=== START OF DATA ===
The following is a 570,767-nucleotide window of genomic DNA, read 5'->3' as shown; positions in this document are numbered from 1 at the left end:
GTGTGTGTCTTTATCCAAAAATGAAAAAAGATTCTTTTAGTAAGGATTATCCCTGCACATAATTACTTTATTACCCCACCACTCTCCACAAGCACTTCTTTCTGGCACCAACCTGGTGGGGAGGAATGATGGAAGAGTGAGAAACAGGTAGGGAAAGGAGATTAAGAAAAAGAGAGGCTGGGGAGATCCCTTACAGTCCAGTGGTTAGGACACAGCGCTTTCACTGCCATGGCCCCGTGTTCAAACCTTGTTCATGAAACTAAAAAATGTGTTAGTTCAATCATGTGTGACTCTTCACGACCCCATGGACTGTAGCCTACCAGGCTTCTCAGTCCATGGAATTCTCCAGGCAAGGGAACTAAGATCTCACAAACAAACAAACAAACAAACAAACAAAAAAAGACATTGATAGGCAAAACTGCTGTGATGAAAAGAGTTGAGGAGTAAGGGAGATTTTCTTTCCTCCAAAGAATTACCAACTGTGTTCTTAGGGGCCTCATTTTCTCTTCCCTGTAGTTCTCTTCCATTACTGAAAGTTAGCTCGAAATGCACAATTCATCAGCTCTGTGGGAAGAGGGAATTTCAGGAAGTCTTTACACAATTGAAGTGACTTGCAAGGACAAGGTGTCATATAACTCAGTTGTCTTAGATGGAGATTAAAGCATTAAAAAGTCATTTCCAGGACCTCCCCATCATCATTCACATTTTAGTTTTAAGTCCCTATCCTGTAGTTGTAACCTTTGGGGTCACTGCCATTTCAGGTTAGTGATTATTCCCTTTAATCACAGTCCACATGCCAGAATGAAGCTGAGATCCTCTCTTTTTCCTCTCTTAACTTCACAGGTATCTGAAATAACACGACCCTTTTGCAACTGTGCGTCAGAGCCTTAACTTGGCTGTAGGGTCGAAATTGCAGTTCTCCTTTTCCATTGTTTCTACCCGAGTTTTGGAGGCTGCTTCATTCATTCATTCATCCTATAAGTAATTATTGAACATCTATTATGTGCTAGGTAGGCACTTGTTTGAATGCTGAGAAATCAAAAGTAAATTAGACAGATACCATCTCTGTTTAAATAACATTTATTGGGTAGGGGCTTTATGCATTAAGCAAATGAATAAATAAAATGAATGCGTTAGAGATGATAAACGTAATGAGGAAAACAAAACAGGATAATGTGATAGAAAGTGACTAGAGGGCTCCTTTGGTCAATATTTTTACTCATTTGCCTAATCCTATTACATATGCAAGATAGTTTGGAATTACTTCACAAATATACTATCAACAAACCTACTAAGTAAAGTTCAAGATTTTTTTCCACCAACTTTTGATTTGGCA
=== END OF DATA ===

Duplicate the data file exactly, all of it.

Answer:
The following is a 570,767-nucleotide window of genomic DNA, read 5'->3' as shown; positions in this document are numbered from 1 at the left end:
GTGTGTGTCTTTATCCAAAAATGAAAAAAGATTCTTTTAGTAAGGATTATCCCTGCACATAATTACTTTATTACCCCACCACTCTCCACAAGCACTTCTTTCTGGCACCAACCTGGTGGGGAGGAATGATGGAAGAGTGAGAAACAGGTAGGGAAAGGAGATTAAGAAAAAGAGAGGCTGGGGAGATCCCTTACAGTCCAGTGGTTAGGACACAGCGCTTTCACTGCCATGGCCCCGTGTTCAAACCTTGTTCATGAAACTAAAAAATGTGTTAGTTCAATCATGTGTGACTCTTCACGACCCCATGGACTGTAGCCTACCAGGCTTCTCAGTCCATGGAATTCTCCAGGCAAGGGAACTAAGATCTCACAAACAAACAAACAAACAAACAAACAAAAAAAGACATTGATAGGCAAAACTGCTGTGATGAAAAGAGTTGAGGAGTAAGGGAGATTTTCTTTCCTCCAAAGAATTACCAACTGTGTTCTTAGGGGCCTCATTTTCTCTTCCCTGTAGTTCTCTTCCATTACTGAAAGTTAGCTCGAAATGCACAATTCATCAGCTCTGTGGGAAGAGGGAATTTCAGGAAGTCTTTACACAATTGAAGTGACTTGCAAGGACAAGGTGTCATATAACTCAGTTGTCTTAGATGGAGATTAAAGCATTAAAAAGTCATTTCCAGGACCTCCCCATCATCATTCACATTTTAGTTTTAAGTCCCTATCCTGTAGTTGTAACCTTTGGGGTCACTGCCATTTCAGGTTAGTGATTATTCCCTTTAATCACAGTCCACATGCCAGAATGAAGCTGAGATCCTCTCTTTTTCCTCTCTTAACTTCACAGGTATCTGAAATAACACGACCCTTTTGCAACTGTGCGTCAGAGCCTTAACTTGGCTGTAGGGTCGAAATTGCAGTTCTCCTTTTCCATTGTTTCTACCCGAGTTTTGGAGGCTGCTTCATTCATTCATTCATCCTATAAGTAATTATTGAACATCTATTATGTGCTAGGTAGGCACTTGTTTGAATGCTGAGAAATCAAAAGTAAATTAGACAGATACCATCTCTGTTTAAATAACATTTATTGGGTAGGGGCTTTATGCATTAAGCAAATGAATAAATAAAATGAATGCGTTAGAGATGATAAACGTAATGAGGAAAACAAAACAGGATAATGTGATAGAAAGTGACTAGAGGGCTCCTTTGGTCAATATTTTTACTCATTTGCCTAATCCTATTACATATGCAAGATAGTTTGGAATTACTTCACAAATATACTATCAACAAACCTACTAAGTAAAGTTCAAGATTTTTTTCCACCAACTTTTGATTTGGCA